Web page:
The mass prison break Sunday south of the capital highlights how the oil-rich North African country still teeters on the edge of failed-state status nearly eight years after a NATO-backed campaign helped oust dictator Moammar Gadhafi.
Most of the inmates who broke out of the Ain Zara prison were former officials associated with Gadhafi or rebels accused of massacres in the chaos that surrounded his death at the hands of a mob in 2011.
The path for their escape opened up when prison guards abandoned their posts as troops from opposing factions in the country’s civil war approached.
It’s unlikely that a political meltdown could be contained within the country’s borders. Aside from the lure of oil, Libya’s chaos could provide a haven for jihadi groups fleeing the wars in Iraq and Syria and exacerbate Europe’s migrant crisis by providing more unpoliced jumping-off points on the Mediterranean for human traffickers.
He cited clashes in the country’s oil-producing regions, weak leadership, incursions by Islamic State fighters and hunger strikes by refugees and asylum-seekers to protest their bleak living conditions, The Associated Press reported. The instability puts in doubt the country’s ability to organize and hold presidential and parliamentary elections scheduled for Dec. 10, the envoy said.
More than 60 people have died in clashes around the country this week, according to the Libyan Health Ministry. On Tuesday, mortars aimed at a former U.S. Embassy compound in Tripoli set off a fire that ignited a nearby fuel tank. No Americans were hurt because the embassy was relocated to neighboring Tunisia in 2014.
The deaths of scores of civilians in seemingly endless militia turf wars have Libyans numbering the days of Prime Minister Fayez Serraj, the civilian architect of the U.N.-backed Government of National Accord, who has failed to establish control even in his own capital after nearly 2½ years in office.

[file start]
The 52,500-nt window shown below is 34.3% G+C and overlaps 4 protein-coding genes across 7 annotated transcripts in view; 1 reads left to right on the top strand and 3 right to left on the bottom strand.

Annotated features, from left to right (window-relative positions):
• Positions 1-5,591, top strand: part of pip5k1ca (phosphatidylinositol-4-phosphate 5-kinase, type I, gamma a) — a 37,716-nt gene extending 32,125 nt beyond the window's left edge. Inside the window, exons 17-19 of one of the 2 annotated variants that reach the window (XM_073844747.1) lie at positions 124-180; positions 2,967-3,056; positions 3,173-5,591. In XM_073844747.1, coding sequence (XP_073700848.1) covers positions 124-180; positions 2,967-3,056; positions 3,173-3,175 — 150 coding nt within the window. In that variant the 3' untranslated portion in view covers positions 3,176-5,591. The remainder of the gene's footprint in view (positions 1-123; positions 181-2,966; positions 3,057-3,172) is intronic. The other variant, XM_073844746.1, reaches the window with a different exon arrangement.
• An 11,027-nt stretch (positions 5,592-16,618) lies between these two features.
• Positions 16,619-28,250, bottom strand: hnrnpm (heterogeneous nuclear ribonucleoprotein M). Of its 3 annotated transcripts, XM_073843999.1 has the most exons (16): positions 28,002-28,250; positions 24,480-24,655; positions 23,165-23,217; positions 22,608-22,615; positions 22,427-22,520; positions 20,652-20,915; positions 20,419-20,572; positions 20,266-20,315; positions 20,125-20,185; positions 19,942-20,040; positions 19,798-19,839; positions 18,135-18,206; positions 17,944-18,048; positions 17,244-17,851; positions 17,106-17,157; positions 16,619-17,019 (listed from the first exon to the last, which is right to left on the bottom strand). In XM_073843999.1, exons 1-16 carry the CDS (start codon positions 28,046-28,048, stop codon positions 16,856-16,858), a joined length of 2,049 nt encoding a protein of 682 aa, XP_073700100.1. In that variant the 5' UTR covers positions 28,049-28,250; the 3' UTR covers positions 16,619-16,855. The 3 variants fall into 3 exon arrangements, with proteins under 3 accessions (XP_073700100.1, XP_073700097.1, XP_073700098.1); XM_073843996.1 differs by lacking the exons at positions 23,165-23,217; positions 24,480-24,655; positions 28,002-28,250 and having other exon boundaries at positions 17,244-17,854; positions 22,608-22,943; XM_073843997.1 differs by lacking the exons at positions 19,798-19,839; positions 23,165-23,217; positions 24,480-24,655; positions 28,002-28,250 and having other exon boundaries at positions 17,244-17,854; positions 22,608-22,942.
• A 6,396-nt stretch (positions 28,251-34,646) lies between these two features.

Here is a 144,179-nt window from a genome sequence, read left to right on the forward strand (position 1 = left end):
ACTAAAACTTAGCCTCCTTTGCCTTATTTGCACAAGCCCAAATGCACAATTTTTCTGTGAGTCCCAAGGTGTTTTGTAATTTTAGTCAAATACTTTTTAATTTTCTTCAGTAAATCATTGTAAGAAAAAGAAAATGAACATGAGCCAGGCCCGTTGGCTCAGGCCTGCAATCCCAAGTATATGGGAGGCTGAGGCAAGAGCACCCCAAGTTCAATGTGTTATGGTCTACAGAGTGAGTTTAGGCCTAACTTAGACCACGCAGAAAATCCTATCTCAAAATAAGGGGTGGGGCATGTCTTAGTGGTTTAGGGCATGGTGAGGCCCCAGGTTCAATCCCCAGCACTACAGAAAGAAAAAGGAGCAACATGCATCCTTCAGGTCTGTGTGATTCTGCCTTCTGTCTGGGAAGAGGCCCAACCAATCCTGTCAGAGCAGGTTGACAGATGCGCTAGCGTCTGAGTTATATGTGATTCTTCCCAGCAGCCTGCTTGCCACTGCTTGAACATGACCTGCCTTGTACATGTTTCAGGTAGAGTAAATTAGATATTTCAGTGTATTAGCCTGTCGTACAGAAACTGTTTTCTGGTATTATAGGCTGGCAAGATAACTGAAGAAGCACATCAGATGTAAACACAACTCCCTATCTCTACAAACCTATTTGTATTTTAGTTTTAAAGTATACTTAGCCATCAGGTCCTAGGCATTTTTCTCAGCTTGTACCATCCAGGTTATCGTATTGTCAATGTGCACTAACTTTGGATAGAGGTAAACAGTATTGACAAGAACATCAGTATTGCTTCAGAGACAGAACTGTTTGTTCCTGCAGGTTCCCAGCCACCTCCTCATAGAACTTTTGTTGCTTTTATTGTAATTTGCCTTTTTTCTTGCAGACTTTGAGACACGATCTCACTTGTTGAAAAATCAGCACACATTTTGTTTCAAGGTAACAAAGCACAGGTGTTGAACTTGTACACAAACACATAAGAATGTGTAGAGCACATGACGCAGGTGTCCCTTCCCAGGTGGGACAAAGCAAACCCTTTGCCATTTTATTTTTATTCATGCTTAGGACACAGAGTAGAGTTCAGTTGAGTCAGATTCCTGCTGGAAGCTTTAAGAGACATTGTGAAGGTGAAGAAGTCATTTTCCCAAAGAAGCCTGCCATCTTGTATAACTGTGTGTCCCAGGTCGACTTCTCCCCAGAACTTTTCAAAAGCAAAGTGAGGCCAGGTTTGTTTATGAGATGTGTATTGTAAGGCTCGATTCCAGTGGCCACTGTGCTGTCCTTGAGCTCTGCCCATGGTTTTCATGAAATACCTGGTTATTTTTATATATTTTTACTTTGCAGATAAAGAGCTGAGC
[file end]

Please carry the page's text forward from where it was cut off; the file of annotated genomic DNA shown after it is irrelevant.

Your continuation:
The situation is tense and getting worse, locals say.
“My brother and his family went back to gather their things, but they were trapped in the fighting,” said Hussain Mohamed, a 38-year-old high school teacher in Al Hadhba, a southern suburb of Tripoli. “It feels like the authority has collapsed here.”
Heightening fears in the city, the International Organization for Migration confirmed that authorities released 290 African migrants from Tripoli detention centers and prisons. The sign of collapse is particularly alarming to European states, which are determined to stem the flow of refugees across the Mediterranean.
The U.N. mission in Libya on Tuesday announced that warring factions had agreed to the latest cease-fire for the capital, but few Libyans said they would return to Tripoli if they could remain with relatives in safer cities such as Zawiya, 28 miles to the west.
Still, Zakaria Zubi, a leader in the February 17th Movement, a secular militia at odds with both Mr. Serraj and the rival force in the east commanded by Field Marshal Khalifa Hifter, denied that claim.
“There is no cease-fire,” said Mr. Zubi, a computer science professor in Misurata, about 120 miles east of Tripoli. “The United Nations, as always, meets with representatives from corrupt parties, then makes announcements that are unrelated to what is happening on the ground. Representatives of the corrupt Muslim Brotherhood agreed to a cease-fire, but we did not.”
The political crosscurrents can be bewildering even for the locals to follow.